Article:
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How To Write Satire; Tips For Writing Dark Comedy

Dark Comedy is a sub-genre of Comedy where the most uncomfortable topics and stories are presented with a dose of humor. Subjects that are taboo in society or usually found disturbing and uncomfortable for an open discussion, find their place in Dark Comedy. Politics, drugs, gender biases, sexual preferences, abuse, assault, rape, terrorism are commonly used topics for writing Satire.

Screenwriting in itself is an art, and you can learn more about the various forms of writing and effective writing through our Certificate Program in Screenwriting from WWI Virtual Academy.


Here are 4 tips to keep in mind when writing Satire:


1. Start From Honesty
For Dark Comedy your subject must be real and honest. The subject may be as strange and uncomfortable as you wish for them to be, but it needs to be approached with all truthfulness. That is the only thing that would enable the audience to resonate with it. Dark Comedy needs to bring about a subject that most people would be concerned or uncomfortable about, but surely know of its existence. ‘Phir Bhi Dil Hai Hindustani’ showcased the harsh reality of media houses and how news is regularly fabricated. In the film, two rival Reporters go to great extents to out-do each other, and in a comical way showcase what happens behind the scenes. The candid truth in the script is what makes the film relatable even after 2 decades.


2. Explore The Shades Of Grey
Most storylines show the characters in either black or white, and good versus evil forms. Dark Comedy allows one to explore the grey area. Since Dark Comedy explores stories that are more real and practical, the shades of grey help the characters seem more relatable. ‘Kabhi Haan Kabhi Naa’ is a classic example where the hero of the film doesn’t fall in the black or white category. There are many situations in the film when his character stoops down to a grey area to guard his interests, and that’s where humor appears to create a sense of balance.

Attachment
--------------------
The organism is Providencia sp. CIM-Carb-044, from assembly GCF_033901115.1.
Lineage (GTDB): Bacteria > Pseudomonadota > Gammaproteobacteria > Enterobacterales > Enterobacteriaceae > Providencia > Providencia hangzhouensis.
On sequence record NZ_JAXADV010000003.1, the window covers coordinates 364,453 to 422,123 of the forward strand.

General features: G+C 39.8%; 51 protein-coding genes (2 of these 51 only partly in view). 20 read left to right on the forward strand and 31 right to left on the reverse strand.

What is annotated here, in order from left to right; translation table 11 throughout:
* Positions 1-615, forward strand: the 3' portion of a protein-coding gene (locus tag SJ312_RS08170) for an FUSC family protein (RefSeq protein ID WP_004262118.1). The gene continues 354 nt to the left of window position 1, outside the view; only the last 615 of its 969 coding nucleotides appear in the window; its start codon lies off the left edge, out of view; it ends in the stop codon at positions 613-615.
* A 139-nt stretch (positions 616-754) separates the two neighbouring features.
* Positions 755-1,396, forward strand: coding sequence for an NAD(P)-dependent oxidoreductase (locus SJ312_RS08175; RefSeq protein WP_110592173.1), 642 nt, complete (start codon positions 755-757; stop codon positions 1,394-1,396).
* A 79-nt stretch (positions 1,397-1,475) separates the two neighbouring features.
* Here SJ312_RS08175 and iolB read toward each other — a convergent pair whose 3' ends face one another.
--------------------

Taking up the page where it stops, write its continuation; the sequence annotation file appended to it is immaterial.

3. Fatalism Is Unavoidable
The more your story and characters believe in fatalism, the better the chances of it being ironically humorous. Yet again, like real life, where we don’t have control over every situation that life throws at us and the challenges with which we overcome it all, films based on fatalism provide a great opportunity for dark humor. ‘Kalakandi’, for instance, showcased how the unfolding of different events that one doesn’t have control over changes the lives of the characters, thus leaving the audience with a good dose of dark comedy.


4. Clear Ending
When writing dark comedy, you may push your boundaries and create multiple twists and turns in your plot, but you need to know your ending. ‘Jane Bhi Do Yaaro’ is considered a cult film in this category and beautifully showcases a clear ending as the form of scriptwriting. The characters of the film and their various scenarios are what keeps the audience in splits at all times, but the dark satire based on political corruption had a great ending too. In the final scene, the main characters played by Naseeruddin Shah and Ravi Baswani are shown several months later released from prison, still in their prison clothes. They turn to the camera and make a symbolic cut-throat gesture, signifying the death of justice and truth. While it’s the climax set on stage dramatization of Mahabharata, where the chaos of the film reaches its peak, making the audience laugh at almost every dialogue, it’s this clear ending that justifies the rampant corruption in Indian politics, bureaucracy, news media, and business, with the common man falling in their trap.


Satire relies heavily on your creativity and wit to find humour in dark subjects, and make them memorable. It requires a mix of understanding your skills and learning through the right channels to hone them. With the Certificate Course In Screenwriting at WWI Virtual Academy, our Expert Faculty share industry experiences to help you improve your screenwriting skills. For those who aspire to learn about filmmaking, you can enrol in the Advanced Certificate Program in Filmmaking.